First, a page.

1. Sanctificational

I have chosen the word Sanctificational for a variety of reasons. I believe we are all inherently holy. No one should ever be made to feel as though they are undesirable, contaminated, polluted, unwelcomed, or whatever. I must insist that everyone is priceless, invaluable and irreplaceable simply because they draw breath. Contemporary connotations of the word purification are reason enough not to use it in my work. Sanctificational replaces it. The encumbrances of everyday life such as stress, anger, or fear, while we try not to take them into rituals are often the very reasons we enter into them. We frequently tow energy, even entities, inadvertently. Some of us are afflicted and want to get well. Perhaps we will never fully recover but want to come to terms with that which we must accept before we can move on with our lives. I imagine there are as many problems of the spirit as there are people. So I adopted a couple simple rules. If a ritual is for the benefit of someone else I park my personal problems or aspirations at the door.  Every participant has a responsibility to focus on the beneficiary. But should the ritual be for resolving everyone’s problems in general I drag my stuff in with me along with everyone else.

Name: Acer campestre

Toxicity: not known

Common Name: Maple

Continent: Eurasia

Habitat: VI

Applicable Plant Components:herb, wood, bark, root, sap, cambium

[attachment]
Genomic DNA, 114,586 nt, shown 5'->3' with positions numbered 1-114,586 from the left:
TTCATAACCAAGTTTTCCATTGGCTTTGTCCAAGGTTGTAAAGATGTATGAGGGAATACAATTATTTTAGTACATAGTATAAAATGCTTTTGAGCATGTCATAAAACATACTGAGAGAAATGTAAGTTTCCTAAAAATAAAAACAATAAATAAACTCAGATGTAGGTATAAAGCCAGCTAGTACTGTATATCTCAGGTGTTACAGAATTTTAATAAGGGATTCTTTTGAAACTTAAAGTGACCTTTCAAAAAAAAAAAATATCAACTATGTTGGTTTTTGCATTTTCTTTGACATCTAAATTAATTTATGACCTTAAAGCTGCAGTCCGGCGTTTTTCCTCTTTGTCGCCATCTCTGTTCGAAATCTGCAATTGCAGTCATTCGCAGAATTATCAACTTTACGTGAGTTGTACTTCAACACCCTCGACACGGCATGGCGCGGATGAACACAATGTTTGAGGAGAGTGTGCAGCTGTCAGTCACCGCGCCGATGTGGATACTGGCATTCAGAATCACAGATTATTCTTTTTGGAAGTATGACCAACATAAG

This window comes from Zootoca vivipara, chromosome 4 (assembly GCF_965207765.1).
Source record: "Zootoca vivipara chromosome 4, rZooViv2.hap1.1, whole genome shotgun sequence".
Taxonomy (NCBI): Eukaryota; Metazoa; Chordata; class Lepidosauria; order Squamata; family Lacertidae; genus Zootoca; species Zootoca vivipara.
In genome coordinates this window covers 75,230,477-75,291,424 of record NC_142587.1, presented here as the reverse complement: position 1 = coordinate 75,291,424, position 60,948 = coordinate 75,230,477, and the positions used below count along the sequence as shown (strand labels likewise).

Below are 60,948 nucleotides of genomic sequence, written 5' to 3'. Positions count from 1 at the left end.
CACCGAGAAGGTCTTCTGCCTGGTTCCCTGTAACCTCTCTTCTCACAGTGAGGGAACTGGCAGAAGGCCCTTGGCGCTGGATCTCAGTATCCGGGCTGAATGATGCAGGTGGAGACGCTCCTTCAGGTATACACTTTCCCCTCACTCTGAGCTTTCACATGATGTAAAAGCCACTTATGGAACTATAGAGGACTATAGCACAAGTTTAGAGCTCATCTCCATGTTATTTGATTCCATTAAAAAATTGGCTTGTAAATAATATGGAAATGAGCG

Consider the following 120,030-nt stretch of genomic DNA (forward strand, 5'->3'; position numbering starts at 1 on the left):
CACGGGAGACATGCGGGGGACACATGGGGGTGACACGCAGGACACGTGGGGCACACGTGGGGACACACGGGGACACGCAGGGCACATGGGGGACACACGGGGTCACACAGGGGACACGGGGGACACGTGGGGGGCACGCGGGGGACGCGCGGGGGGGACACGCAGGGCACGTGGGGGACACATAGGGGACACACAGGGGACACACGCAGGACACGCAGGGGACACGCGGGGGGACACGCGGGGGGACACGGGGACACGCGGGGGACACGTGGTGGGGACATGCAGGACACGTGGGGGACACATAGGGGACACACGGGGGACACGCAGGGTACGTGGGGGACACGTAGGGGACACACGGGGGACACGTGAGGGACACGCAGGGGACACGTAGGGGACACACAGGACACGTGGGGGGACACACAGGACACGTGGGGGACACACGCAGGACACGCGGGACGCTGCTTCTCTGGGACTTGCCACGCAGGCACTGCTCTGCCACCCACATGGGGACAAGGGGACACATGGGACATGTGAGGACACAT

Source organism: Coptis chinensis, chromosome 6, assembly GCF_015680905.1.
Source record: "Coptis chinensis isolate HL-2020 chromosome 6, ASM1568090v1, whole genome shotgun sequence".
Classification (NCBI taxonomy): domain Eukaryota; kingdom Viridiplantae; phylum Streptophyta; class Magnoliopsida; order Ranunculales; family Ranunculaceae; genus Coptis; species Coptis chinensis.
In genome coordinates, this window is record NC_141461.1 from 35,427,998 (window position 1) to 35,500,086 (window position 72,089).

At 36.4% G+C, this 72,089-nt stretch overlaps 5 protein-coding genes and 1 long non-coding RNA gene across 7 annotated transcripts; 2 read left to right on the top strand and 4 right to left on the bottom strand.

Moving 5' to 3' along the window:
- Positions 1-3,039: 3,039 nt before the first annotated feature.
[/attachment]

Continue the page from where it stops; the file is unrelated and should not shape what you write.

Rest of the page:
Sanctificational: bark
Convocational: bark, wood
Desistant: root, bark
Harmonical: sap, herb
Pacificatory: bark
Reconciliatory: bark
Theurgical: wood, bark
Amoristic: herb, twig
Preserval: bark
Vulnerary: bark
Plenitudinal: bark
Ensurant: herb, bark
Divinatory: cambium
Affixal: bark
Affirmational: bark, charcoal, sap
Resurgent: herb, bark
Anecdotal: Acer is rendered into rattles, drums and masks, while its branches can be tied up into lodges or bound to wands. The wood can be reduced to tattooing charcoal applied in rituals and the roots woven into baskets, mats & bags. It is highly esteemed in women’s medicine, so much so it is often chosen as a needlework pattern for ceremonial items. Acer is also made into pipe stems and bowls. It is an excellent choice for ritual fires. The wood is burned while practitioners prepare ceremonial remedies employed to appease the spirits of grief, loss of spiritual health or energy, and to enhance the visual perception of visions. It is exceedingly sanctifying and appropriate in healing the effects of the deepest type of tragedy. Acer is exorcismal medicine that opens the way to ritual rebirth. It teaches that adversity creates opportunity for change. This figures into love medicine as well, running the gamut from romantic love to love of family and community. Acer is Moose and Lynx Medicine, called in to bless pursuits pertaining to hunting enlightenment and reaching such goals swiftly and with clarity of purpose. Acer is good medicine for singers.

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